Are You Lying to Your Clients?>

How many times have you assured your clients that your firm only bills for the work done directly for them?

  • A phone call about their project or matter? Billable to that client.
  • A meeting to discuss progress or gaps in the client’s project or matter? Billed to that client.
  • A Continuing Education course that will help the firm work on client matters or projects? Not billable to any client.
  • Firm overhead, company admin (HR, tech, licensing) and marketing/sales? Not billable to any client.

Forgive me, but these last two are lies.


Because every hourly rate reflects some portion of the firm’s TOTAL expenses.

How to calculate your hourly rate

A quick check of guidance on how to calculate hourly rates includes this formula:

Revenue+profit+ALL compensation+ ALL overhead divided by the total number of hours worked=hourly rate.

That compensation number includes every non-direct person on staff as well as those who work directly with clients.

That overhead includes the office, equipment, utilities, taxes, licenses, insurance, etc. that make it possible for the firm to be in business.

Those working hours? That’s the number of hours actually worked, and doesn’t include vacation, sick leave, holidays, and unsold hours.

But you have to compensate people for time off and you have to cover your overhead expenses 24/7. So reducing the number of hours worked to increase the hourly rate is another lie.

The lower the number, the higher the hourly rate:

$1 million/2080=$480/hour

$1 million/1800=$556/hour

The client paying $556 per hour is paying for all the non-billable time as well as the overhead.

Hourly billing hurts client relationships

People who are adamant that hourly billing is transparent have difficulty when a client objects to an item on an invoice.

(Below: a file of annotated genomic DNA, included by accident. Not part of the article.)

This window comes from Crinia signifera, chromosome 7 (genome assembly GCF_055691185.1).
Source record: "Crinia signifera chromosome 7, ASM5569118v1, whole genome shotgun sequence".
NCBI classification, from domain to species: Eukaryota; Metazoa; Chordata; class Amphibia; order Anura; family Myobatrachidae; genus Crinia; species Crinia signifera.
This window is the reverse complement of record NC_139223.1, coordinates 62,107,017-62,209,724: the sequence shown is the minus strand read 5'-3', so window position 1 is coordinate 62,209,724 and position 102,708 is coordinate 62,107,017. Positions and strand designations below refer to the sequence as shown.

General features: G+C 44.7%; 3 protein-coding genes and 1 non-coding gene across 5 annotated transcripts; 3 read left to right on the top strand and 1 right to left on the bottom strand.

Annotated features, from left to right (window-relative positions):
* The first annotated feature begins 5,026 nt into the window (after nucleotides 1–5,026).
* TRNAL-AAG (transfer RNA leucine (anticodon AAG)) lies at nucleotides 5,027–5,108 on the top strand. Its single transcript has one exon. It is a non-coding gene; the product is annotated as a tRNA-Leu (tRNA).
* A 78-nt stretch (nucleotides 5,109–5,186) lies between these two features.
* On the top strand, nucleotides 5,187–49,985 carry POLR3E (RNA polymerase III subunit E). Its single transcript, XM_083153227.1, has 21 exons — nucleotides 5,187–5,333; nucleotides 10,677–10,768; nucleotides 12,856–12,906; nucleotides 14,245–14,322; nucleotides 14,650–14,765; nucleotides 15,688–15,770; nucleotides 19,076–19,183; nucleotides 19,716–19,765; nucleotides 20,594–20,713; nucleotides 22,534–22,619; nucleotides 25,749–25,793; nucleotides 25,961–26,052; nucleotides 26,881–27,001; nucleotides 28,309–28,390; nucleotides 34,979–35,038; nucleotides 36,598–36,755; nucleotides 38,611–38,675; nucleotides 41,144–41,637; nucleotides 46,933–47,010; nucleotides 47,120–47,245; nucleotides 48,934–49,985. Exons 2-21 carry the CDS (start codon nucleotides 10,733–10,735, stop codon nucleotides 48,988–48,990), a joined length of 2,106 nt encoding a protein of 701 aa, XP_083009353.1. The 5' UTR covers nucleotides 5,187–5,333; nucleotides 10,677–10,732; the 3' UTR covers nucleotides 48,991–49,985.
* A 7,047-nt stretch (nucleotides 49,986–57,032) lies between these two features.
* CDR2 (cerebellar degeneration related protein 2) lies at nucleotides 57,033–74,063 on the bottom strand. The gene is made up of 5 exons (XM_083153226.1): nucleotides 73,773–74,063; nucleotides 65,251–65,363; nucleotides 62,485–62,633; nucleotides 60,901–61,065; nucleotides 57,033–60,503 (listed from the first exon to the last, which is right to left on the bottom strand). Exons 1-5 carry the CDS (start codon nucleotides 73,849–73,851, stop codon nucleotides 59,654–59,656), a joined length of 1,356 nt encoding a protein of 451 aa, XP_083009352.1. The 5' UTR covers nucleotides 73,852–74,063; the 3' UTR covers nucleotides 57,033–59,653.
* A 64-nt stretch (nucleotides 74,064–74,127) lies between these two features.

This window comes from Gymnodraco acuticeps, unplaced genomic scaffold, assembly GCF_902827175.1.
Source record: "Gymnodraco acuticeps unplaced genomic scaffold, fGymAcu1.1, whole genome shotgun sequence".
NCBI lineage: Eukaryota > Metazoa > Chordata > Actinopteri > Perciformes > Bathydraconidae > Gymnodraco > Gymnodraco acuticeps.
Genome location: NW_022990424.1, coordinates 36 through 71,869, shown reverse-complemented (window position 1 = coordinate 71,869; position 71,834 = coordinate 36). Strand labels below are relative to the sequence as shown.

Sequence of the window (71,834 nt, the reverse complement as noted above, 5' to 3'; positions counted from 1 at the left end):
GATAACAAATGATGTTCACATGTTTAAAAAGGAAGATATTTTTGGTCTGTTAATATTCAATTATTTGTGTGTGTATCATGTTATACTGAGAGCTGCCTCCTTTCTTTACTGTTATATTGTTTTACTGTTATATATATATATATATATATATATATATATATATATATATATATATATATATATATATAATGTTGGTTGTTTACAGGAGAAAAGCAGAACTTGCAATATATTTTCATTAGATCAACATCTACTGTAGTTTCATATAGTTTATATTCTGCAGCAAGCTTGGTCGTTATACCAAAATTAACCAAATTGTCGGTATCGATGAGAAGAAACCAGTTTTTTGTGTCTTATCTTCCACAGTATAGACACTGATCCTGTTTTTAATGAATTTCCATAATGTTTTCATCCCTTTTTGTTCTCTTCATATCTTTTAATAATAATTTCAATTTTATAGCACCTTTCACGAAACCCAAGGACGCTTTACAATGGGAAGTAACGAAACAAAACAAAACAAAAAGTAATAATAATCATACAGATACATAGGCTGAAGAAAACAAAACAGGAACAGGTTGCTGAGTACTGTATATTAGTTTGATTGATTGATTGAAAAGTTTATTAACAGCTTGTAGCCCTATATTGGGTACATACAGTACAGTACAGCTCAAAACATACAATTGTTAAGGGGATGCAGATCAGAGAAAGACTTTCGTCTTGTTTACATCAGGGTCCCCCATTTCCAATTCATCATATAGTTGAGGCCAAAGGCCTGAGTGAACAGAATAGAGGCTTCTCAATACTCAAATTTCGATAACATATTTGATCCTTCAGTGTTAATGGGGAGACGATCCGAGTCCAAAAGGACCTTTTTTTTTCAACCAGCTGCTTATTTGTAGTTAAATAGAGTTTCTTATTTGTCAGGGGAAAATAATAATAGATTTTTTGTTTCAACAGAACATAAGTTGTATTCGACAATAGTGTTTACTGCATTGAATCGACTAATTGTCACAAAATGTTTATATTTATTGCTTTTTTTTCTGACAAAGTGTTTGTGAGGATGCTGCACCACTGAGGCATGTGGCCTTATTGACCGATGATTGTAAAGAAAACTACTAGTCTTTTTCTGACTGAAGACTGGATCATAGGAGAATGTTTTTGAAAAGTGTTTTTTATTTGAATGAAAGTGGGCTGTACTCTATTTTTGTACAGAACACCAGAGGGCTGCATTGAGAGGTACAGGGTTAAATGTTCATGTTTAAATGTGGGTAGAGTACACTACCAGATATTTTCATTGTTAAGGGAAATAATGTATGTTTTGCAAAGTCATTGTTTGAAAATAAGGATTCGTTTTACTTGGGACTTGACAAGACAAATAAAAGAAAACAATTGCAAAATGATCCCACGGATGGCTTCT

My clients have heard all of these before adopting an alternative pricing model:

“I can’t believe you charged me for that 2 minute phone call!”

“You billed me for a 3-sentence email?”

“I want a lower priced associate to do all of the work. You should just check it over.”

“I won’t pay for that many hours. It shouldn’t take you that long to do this work that you’re the expert at.”

Imagine being a client who hears this:

“Time spent on billable tasks contributes to an associate’s salary and firm profit margins, while time spent on non-billable tasks does not, and can cause the pendulum of profitability to swing in the opposite direction.

While the firm still has to pay the associate if a client cannot be billed for the time, non-billable hours are actually costing the firm money.”

Hourly billing NEVER puts the client first.

How can it when the goal is to bill as many hours as possible to ensure firm profits?

To cover up the fact that the hourly rate is necessary to keep the firm in business, not for the benefit of the client.

No matter how many times hourly billers insist that it’s fair to the client, we know the truth:

Hourly billing puts the client last.

Find an alternative that works for the client and the firm

There are numerous alternatives. In order from most beneficial to least (but not as bad as hourly billing):

All of these have in common that the fee or price is related to the outcomes delivered to the client.

Obviously, they all are intended to generate a profit for the firm and do so in the course of doing valuable work for the client. They do not require lying.

If you feel more uncomfortable now that I’ve explained why hourly billing is lying, we can discuss how your firm could adopt an alternative model.

Text FEES to 703-801-0345 to schedule this conversation.


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